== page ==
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Retirely in The things you own end up owning you,

Thrift store Goodwill is starting to go high-end in an attempt to make the Whole Foods crowd feel better

Of course it’s someplace like Huntington Beach. In my experience thrift stores are run with the sort of labor that wouldn’t be able to read the labels or would rather not be there at all because it’s community service.

This particular grade of store goes up against consignment stores, and would count on a community too rich to bother with consignments so they dump fine clothes on the thrift. Of course, if I owned an upscale consignment store I’d be sure to swing by the Goodwill boutique to see if there’s anything undervalued.
I’ve seen thrifts so bad they must be money laundering operations.

“Look at some of these great dresses here. We have Development, which is a great brand, we have Lee — these are ones kind of more known in the fashion industry than on the street,” says Eric Smissen, the store’s visual specialist.

“Word is getting out, so I think that our more traditional shopper is still here, but we’re seeing a lot more new faces,” Smissen says.

He says that’s the idea behind the Goodwill boutiques — to bring in new customers, especially younger shoppers who have fueled the popularity of resale stores like Crossroads Trading Company.

“We have Joe’s Jeans. We have Paige denim. All those jeans run upwards to $150 plus for a pair. And they’re about $8 to $14.99,” Smissen says.

“What would you guess this Calvin Klein to be? I haven’t even looked at the price yet, but I know I’m going to be excited. Now I’m going to check out that Gucci bag over there,” she says.

“Well, we have this beautiful Coach bag, this navy blue Coach bag with some brass accents. And then, let’s see, some clothing here, we have this really great Michael Kors trench,” Smissen says.

Frank Talarico, president and CEO of Goodwill Orange County, says the new stores have been very successful. And he says even though the ambiance is more Abercrombie than thrift store, shoppers and donors should know the original mission is still intact.

“They can always rest assured, that our Goodwill, for example — and this is a real and audited number — is going to take more than 92 cents of every dollar that we raise, regardless of what kind of store we raise it in, and put it right back into programs that serve people with barriers to employment,” Talarico says.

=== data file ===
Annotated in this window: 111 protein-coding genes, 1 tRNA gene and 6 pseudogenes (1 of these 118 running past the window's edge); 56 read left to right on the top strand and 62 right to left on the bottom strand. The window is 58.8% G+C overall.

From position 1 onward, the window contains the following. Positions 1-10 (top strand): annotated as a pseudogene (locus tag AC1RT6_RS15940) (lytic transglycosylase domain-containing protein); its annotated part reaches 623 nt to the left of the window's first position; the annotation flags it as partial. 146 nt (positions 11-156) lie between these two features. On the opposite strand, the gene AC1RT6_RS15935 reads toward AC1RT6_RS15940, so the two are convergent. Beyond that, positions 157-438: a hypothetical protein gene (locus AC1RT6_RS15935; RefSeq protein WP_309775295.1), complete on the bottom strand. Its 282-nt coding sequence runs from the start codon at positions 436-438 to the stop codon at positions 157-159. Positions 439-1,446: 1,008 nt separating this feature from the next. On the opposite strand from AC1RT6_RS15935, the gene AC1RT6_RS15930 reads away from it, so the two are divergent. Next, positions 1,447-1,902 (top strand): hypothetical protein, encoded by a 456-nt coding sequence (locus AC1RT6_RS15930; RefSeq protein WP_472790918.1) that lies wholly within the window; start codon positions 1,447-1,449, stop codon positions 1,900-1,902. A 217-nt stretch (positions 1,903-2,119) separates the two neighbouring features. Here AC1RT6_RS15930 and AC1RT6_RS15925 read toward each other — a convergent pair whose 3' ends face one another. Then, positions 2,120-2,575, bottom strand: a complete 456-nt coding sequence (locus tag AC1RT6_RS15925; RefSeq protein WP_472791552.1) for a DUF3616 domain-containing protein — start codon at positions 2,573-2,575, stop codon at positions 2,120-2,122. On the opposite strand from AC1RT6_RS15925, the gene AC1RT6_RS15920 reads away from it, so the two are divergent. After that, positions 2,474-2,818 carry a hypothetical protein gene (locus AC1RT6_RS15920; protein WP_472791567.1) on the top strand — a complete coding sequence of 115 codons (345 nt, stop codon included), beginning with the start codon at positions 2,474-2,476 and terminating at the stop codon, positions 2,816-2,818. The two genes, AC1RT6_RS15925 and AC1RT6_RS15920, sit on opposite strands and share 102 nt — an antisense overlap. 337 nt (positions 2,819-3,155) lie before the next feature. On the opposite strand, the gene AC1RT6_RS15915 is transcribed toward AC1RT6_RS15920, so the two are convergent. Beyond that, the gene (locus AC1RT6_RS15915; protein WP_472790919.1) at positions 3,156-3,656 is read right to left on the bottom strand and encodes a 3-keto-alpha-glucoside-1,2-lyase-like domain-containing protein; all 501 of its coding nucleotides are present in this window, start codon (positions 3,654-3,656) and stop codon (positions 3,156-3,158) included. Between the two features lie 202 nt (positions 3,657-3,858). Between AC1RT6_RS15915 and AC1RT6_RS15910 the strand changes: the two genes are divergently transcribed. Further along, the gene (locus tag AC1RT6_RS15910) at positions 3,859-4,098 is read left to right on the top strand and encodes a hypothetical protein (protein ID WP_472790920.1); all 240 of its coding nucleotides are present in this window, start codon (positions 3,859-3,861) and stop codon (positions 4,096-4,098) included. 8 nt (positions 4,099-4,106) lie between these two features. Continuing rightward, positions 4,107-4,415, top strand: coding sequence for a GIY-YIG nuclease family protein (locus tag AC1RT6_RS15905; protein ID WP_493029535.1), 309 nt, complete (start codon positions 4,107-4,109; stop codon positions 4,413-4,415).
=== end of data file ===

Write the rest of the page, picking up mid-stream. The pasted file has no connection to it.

Only at Goodwill can you get broken stuff at inflated prices (so it seems).  Seriously, who wants a broken/non-functioning toy for $5 when you can spend $1 more at Walmart and get it brand-new?

At least the Goodwill in my town has toys at dirt-cheap prices for my child.  But the other Goodwills in the area…they want you to pay through the nose for junk.  Not happening.

Don’t get me started on the corroded batteries.  You have to take a couple of screwdrivers with you and check out the battery compartments if you’re planning on buying anything that takes batteries.  There have been a few times where I’ve bought something, took it home…and there are corroded batteries still in the item, and the whole compartment is filled with corrosion.  When people donate, they need to take the batteries out…and whoever at Goodwill sorts, I think, should take out any batteries.

If I remember correctly this company doesn’t do anything for the poor, like nothing.  It just suckers you by its name.  Ahh yes, its also the company that hires disabled people so it can pay them…
22 cents/hour.

http://www.huffingtonpost.com/john-hrabe/the-worst-corporati...​876905.html

This is the breakdown for the Goodwill office that oversees this store in Huntington Beach and the rest of Southern CA:

Financial Performance Metrics
Program Expenses (Percent of the charity’s total expenses spent on the programs and services it delivers)93.7%
Administrative Expenses 5.1%
Fundraising Expenses 1.1%
Fundraising Efficiency $0.02
Primary Revenue Growth 15.1%
Program Expenses Growth 17.4%
Working Capital Ratio (years) 0.25

I don’t know what measurement you’ve been looking at but I think that nearly 94% is a pretty damn good ratio of monies spent on the poor.  And it only costs them 2¢ to raise $1.  Again, seeems like a very efficient charity.

(Data from Charitynavigator.org, not a 4-yo HuffPo article)

Also, Goodwill’s mission is to help the disabled find satisfaction in employment, not to relieve poverty.